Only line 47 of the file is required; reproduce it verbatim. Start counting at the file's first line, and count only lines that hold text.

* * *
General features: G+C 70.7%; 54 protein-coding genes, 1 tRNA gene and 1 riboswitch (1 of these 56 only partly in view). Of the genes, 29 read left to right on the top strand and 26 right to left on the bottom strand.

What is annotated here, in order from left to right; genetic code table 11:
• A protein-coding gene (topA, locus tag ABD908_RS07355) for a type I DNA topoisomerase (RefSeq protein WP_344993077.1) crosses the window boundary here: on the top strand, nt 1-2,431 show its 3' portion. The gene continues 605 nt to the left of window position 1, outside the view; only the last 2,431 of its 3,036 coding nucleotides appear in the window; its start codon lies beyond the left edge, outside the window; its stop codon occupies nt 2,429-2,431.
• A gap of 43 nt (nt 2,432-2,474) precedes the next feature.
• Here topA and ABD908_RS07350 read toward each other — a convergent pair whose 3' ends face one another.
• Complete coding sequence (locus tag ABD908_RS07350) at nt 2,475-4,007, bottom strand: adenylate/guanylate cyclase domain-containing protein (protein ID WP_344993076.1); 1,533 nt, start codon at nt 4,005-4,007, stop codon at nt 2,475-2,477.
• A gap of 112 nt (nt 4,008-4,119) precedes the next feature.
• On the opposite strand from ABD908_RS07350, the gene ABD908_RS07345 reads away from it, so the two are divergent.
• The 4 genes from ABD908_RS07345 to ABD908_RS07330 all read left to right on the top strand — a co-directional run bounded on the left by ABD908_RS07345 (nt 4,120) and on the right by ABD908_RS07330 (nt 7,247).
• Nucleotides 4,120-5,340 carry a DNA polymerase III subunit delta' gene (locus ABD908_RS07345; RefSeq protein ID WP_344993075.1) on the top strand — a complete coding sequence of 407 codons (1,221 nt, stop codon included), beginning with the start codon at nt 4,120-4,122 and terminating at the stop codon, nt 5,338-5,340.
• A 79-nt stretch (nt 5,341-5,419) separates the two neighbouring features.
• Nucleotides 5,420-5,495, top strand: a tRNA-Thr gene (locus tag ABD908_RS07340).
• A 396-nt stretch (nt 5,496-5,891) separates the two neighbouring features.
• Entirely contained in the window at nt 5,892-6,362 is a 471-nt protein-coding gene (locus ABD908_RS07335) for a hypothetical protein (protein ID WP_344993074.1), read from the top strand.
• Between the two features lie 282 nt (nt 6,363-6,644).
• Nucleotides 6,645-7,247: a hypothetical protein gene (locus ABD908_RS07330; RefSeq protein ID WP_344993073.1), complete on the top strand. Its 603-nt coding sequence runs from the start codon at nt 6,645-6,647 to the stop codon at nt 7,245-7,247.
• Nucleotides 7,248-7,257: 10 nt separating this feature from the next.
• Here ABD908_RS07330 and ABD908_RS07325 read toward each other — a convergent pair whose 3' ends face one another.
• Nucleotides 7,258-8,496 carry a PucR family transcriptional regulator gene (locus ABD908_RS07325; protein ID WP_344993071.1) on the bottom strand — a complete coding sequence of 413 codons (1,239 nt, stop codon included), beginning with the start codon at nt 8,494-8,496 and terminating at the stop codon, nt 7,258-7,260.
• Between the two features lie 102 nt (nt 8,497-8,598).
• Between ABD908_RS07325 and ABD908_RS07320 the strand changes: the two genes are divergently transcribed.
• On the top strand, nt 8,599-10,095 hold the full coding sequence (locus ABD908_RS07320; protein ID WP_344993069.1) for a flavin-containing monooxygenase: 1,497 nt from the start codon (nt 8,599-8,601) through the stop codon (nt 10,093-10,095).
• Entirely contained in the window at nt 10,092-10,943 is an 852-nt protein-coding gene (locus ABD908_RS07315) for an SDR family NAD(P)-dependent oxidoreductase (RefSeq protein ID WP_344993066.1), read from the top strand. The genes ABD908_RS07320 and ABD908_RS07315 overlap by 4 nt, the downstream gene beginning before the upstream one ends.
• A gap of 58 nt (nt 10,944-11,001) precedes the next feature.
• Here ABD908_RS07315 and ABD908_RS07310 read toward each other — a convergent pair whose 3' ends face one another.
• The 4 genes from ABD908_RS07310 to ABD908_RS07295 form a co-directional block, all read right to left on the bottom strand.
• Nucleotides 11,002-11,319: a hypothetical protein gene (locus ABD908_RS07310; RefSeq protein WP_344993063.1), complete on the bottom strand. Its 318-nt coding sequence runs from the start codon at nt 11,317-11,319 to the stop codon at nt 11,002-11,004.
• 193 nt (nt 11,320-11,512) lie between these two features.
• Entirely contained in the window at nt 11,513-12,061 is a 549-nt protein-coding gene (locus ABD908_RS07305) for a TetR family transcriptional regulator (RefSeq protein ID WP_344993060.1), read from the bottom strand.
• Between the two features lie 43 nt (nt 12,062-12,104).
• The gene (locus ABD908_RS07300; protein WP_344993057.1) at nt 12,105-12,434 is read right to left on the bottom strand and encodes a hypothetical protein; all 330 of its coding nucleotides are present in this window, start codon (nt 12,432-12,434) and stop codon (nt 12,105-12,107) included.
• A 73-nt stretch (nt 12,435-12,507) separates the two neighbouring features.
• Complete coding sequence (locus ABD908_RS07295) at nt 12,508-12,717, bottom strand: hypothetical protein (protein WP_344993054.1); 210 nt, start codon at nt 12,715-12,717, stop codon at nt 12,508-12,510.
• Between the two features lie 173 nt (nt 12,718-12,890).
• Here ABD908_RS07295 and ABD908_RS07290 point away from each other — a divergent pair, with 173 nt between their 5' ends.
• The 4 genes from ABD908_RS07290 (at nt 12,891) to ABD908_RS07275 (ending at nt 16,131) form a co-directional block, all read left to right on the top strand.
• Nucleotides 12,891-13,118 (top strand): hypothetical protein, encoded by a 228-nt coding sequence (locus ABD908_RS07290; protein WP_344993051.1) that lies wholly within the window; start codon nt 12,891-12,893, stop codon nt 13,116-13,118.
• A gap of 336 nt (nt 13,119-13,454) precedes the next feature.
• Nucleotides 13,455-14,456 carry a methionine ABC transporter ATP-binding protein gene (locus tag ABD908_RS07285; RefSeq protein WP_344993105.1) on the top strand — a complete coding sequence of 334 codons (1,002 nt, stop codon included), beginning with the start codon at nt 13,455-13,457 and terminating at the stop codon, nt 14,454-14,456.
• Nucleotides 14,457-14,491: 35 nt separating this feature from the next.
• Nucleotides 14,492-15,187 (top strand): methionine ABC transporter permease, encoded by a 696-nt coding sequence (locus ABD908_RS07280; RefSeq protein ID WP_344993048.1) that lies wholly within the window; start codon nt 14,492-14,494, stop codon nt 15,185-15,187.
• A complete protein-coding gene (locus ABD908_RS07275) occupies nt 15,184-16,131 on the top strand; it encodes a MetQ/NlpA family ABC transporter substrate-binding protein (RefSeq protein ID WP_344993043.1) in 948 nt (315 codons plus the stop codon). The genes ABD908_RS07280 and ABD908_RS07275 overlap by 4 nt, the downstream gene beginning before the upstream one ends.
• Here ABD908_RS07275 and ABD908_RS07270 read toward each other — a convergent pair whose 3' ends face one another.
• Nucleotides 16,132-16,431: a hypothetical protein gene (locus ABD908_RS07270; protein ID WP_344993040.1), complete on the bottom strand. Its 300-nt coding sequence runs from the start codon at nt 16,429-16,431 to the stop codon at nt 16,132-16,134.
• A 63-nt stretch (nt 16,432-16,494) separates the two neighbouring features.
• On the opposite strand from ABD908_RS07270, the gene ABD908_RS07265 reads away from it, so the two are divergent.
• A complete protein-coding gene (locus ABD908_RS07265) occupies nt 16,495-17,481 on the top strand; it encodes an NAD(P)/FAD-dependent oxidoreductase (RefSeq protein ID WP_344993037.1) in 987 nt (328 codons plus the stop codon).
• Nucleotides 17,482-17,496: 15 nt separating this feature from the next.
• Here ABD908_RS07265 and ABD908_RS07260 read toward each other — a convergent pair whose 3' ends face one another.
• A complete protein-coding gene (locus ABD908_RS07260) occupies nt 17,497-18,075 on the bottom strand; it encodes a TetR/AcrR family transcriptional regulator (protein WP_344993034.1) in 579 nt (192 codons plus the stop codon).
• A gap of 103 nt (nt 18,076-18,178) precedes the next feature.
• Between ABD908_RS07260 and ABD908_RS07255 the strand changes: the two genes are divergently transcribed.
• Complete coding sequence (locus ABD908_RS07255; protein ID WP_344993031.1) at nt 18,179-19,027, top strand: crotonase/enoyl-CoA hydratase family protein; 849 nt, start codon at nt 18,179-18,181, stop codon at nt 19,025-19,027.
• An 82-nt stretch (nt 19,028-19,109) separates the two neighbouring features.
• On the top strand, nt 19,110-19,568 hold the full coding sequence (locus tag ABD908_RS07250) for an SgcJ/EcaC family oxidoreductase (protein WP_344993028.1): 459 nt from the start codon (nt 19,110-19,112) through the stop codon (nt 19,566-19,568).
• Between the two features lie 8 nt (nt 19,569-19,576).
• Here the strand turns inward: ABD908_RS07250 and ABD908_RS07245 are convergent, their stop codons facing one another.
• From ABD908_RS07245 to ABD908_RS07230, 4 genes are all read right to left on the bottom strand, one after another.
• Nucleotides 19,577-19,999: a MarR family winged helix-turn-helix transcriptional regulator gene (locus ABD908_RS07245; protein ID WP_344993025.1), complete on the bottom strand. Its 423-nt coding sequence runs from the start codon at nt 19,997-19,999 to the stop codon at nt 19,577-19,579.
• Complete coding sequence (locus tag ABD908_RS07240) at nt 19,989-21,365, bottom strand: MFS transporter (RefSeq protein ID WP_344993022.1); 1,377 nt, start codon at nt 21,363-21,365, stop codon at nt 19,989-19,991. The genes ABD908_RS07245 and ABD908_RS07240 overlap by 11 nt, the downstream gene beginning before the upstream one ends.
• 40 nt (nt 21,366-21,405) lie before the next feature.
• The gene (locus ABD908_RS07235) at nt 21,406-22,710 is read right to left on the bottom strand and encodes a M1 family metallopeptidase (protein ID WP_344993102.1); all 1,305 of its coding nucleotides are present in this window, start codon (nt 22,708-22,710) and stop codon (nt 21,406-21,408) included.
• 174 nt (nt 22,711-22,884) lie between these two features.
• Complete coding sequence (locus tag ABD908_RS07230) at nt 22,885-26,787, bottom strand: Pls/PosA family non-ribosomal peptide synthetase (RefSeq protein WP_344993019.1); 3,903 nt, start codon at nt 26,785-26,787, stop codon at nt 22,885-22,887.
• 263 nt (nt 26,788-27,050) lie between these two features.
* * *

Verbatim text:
• A complete protein-coding gene (locus ABD908_RS07265) occupies nt 16,495-17,481 on the top strand; it encodes an NAD(P)/FAD-dependent oxidoreductase (RefSeq protein ID WP_344993037.1) in 987 nt (328 codons plus the stop codon).